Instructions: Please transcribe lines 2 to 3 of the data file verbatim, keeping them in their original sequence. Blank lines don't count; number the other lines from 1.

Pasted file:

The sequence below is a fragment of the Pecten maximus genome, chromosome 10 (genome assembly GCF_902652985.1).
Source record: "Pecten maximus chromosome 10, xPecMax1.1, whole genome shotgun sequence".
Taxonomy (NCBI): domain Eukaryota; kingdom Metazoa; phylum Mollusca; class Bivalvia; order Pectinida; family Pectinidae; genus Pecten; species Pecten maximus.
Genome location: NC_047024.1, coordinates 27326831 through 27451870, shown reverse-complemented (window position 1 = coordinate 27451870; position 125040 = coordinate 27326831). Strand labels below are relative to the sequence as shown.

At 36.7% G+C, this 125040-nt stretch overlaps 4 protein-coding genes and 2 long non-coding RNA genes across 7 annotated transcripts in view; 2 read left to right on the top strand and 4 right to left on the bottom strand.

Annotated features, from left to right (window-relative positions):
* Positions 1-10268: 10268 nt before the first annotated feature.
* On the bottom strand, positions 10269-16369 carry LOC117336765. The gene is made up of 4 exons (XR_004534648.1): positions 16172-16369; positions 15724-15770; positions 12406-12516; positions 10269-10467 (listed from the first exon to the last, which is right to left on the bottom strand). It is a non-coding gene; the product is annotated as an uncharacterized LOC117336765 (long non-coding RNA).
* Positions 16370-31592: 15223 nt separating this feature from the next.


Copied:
Source record: "Pecten maximus chromosome 10, xPecMax1.1, whole genome shotgun sequence".
Taxonomy (NCBI): domain Eukaryota; kingdom Metazoa; phylum Mollusca; class Bivalvia; order Pectinida; family Pectinidae; genus Pecten; species Pecten maximus.